Just when you think the Internet can’t get any meaner, it goes ahead and OF COURSE gets meaner.
There is a Facebook page and it is entitled “People of the Iowa State Fair.” The page was created in August of 2013 and it describes itself as a little spot of Internet where people can “celebrate the beautiful, colorful people who make State Fair going anywhere. . . a great memorable experience for millions.”
Yeah, that hasn’t really been happening so much lately. I mean, yes, there are still people using this page to completely innocuously celebrate the fair and that’s all fine and good. That said, there’s been a lot of photos taken and comments written that bully the fair’s heavier guests.
To be fair, the meanness that the page has incited was never the goal of the anonymous administrator, who specifically asks people to be nice when they post photos because their names are visible on comments. “Every person in every pic and video here contributes to the awesomeness of the fair, and none of them deserve to be hated on. They rock for being their unique selves,”
Good on that administrator, whoever he or she is, for setting up those guidelines, but people have been flat-out ignoring that whole “don’t hate on people” rule. Fortunately, there have been a lot of group members who have come to the defense of the weight-shamed (because the Internet isn’t ENTIRELY mean, just, you know, mostly mean). When a picture of a heavier woman wearing a fanny pack got a ridiculous amount of hate, some of the cooler fairgoers came to that woman’s defense.
“I remember seeing her at the fair and I told my husband how beautiful she looked,” one group member commented. “I love her smoking-hot haircut and there was just something about her. . . She had confidence in her appearance and who she was! I think it is wonderful when thick women have confidence in who they are and how they look!”
The woman’s family also came to her defense. “This is my sister. Not only is she one of the most confident women in my life, but also one of the most inspiring,” wrote another commenter.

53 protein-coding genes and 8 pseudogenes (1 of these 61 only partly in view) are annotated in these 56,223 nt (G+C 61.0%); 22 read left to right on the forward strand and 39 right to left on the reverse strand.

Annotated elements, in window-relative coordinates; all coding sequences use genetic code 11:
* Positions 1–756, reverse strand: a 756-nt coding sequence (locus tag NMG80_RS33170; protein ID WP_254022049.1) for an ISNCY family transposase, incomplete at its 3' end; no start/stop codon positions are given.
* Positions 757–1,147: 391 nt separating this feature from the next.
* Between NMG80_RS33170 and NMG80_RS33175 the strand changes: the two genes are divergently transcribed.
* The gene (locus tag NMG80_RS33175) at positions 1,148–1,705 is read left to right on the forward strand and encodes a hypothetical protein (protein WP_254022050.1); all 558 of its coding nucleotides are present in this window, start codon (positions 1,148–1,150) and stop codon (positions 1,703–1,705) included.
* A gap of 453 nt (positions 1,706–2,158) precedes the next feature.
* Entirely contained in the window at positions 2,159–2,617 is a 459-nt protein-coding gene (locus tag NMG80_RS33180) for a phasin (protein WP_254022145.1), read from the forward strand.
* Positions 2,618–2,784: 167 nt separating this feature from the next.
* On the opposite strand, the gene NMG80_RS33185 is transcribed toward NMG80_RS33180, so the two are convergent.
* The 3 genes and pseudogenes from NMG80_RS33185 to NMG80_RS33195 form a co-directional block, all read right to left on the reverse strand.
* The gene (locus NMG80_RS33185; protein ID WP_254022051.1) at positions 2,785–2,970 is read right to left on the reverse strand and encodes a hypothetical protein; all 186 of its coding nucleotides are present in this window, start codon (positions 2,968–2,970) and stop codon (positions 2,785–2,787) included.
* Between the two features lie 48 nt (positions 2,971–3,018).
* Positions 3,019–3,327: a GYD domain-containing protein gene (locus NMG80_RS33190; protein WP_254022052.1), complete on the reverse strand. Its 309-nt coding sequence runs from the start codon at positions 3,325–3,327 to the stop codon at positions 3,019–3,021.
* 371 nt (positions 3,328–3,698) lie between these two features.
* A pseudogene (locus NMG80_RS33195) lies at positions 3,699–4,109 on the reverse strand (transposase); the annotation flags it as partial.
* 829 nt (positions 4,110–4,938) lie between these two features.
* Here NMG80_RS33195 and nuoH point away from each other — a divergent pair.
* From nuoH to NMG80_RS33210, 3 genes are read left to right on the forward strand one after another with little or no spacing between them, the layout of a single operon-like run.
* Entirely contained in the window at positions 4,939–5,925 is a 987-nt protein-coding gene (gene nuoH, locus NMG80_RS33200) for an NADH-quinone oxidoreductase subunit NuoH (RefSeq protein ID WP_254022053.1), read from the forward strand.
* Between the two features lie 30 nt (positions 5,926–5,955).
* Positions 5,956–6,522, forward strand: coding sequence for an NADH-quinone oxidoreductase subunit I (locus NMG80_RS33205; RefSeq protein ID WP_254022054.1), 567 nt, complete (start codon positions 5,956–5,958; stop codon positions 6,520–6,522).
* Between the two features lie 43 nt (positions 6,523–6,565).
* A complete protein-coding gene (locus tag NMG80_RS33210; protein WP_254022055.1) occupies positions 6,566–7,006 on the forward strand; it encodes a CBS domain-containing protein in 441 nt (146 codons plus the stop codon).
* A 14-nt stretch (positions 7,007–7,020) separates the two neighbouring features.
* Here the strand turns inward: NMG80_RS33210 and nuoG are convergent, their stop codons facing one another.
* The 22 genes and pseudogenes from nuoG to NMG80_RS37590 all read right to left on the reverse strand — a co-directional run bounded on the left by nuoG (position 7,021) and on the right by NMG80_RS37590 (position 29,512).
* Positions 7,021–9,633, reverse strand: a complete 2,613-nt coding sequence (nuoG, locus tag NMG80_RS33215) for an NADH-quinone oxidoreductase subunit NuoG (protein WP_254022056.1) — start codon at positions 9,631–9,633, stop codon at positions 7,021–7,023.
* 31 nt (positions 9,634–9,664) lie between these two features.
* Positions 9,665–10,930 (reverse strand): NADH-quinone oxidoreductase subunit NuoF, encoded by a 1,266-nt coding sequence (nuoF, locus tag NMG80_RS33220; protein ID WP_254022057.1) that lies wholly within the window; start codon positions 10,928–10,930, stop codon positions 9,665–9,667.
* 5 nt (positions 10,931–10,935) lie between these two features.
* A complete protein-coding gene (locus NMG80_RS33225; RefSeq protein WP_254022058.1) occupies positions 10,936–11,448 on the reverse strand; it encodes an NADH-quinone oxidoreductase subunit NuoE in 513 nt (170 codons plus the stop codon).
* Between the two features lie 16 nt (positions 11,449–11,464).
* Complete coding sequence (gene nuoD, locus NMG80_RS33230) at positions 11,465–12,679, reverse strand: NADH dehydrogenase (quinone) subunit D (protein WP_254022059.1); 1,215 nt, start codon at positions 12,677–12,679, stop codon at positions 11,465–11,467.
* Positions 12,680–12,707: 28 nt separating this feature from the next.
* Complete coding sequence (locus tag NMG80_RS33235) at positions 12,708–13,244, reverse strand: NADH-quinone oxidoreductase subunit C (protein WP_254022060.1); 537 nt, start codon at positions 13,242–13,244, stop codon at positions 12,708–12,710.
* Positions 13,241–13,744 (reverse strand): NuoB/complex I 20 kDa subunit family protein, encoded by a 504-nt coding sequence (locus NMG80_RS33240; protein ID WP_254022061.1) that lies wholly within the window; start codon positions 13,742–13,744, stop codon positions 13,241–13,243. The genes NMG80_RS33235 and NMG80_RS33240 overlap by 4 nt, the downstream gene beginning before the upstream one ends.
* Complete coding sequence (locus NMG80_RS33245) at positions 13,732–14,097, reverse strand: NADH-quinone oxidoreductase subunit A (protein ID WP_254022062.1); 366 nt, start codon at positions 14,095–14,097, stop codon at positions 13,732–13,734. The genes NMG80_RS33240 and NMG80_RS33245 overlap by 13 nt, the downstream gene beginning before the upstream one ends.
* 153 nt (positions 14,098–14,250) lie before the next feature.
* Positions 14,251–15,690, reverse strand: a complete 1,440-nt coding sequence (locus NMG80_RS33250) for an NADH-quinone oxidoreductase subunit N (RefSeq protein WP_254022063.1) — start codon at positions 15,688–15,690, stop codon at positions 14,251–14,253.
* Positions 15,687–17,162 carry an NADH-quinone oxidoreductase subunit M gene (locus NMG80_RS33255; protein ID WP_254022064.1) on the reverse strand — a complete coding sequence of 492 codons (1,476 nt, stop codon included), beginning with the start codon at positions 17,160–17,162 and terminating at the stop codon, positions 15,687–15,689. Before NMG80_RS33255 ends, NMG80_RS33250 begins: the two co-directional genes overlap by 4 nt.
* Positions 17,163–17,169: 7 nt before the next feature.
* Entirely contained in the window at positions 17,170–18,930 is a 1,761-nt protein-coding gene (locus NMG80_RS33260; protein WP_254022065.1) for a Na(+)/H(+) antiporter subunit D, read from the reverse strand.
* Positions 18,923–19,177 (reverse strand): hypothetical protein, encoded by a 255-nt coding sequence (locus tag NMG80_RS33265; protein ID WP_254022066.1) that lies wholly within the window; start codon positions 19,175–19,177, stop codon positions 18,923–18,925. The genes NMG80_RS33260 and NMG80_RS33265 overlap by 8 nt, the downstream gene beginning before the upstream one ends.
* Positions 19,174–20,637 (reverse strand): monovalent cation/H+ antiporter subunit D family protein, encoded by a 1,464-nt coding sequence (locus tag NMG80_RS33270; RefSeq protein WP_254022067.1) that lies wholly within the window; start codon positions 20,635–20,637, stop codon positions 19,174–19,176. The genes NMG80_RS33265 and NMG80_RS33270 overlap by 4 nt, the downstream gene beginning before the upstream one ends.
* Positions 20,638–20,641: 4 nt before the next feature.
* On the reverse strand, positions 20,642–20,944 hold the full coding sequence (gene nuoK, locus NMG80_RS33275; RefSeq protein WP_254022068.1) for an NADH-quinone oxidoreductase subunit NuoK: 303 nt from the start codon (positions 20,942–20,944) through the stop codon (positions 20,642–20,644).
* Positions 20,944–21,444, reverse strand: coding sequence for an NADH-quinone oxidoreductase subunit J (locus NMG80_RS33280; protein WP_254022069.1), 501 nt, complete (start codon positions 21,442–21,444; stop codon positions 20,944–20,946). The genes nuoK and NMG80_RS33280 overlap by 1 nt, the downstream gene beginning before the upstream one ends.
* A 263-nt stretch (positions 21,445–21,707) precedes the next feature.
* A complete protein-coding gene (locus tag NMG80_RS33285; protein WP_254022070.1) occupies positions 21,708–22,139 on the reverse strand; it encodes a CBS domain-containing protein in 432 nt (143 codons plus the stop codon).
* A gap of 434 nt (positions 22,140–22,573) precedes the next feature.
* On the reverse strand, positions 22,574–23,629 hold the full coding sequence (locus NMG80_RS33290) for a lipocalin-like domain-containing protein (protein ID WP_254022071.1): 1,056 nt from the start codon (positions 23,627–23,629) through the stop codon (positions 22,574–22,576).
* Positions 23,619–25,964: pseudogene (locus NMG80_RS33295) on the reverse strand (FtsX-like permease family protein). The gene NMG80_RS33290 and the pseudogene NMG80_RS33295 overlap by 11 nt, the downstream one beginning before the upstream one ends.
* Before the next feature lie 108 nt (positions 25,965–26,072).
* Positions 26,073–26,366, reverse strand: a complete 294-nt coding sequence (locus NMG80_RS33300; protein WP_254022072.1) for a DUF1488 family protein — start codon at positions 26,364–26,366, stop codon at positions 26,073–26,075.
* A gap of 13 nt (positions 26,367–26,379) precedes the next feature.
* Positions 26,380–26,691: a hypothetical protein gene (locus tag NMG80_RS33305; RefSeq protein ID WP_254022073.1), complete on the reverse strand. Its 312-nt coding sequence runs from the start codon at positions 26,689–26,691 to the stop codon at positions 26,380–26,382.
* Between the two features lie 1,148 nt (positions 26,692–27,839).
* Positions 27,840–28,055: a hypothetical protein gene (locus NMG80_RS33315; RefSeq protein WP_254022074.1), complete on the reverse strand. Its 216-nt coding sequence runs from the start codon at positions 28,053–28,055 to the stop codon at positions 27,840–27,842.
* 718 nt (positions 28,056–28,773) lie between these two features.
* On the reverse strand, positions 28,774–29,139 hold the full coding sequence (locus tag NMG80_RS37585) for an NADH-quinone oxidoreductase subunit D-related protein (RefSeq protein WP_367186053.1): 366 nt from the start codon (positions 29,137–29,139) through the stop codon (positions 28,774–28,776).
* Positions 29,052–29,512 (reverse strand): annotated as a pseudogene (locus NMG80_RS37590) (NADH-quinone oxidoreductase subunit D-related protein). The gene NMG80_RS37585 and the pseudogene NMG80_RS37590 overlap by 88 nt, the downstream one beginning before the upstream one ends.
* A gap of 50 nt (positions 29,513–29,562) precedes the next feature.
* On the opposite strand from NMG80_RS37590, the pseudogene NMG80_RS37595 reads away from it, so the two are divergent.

It’s super awesome of these Facebook users to play hero-defenders, but the thing is, there shouldn’t have to BE any defending, this free-for-all Facebook page shouldn’t exist. And the Iowa State Fair agrees.
“We don’t have any affiliation with it,” fair spokesperson Lori Chappell told WHO-TV. She then added “It’s kind of a hurtful Facebook page.”
So why doesn’t the admin, who has gone on record saying that “people posting rude comments are jerks” just take the page down? Well, as the anonymous administrator puts it:
“If I took the site down tomorrow, someone else would have a new one by the end of the day. And they may not moderate it with the same considerations we do. They may be unwilling to remove items. They may add hateful captions. We do none of that, and we do not encourage anyone else to.”
True or not true, the fact remains that Facebook should not be allowing a page this hateful to exist. The Iowa State Fair has been putting pressure on the social media giant to take down the page, but the website is refusing to budge, insisting that the page “does not violate community standards.” That’s a bold statement to make, considering they were completely cool removing this awesome lesbian kiss and these crew girls posing nude in the most tasteful way you can possibly pose nude because they violated community standards.
The problem really lies with the twisted people who feel entitled to publicly shame other people for no good reason. But since we can’t weed each one of those haters out, the responsibility falls to the big cheeses, the social media platforms, to make the call. It’s time to update those community standards to include such egregious violations as bullying and shaming innocent victims. We need to make the Internet a safer place, and we need to do it now.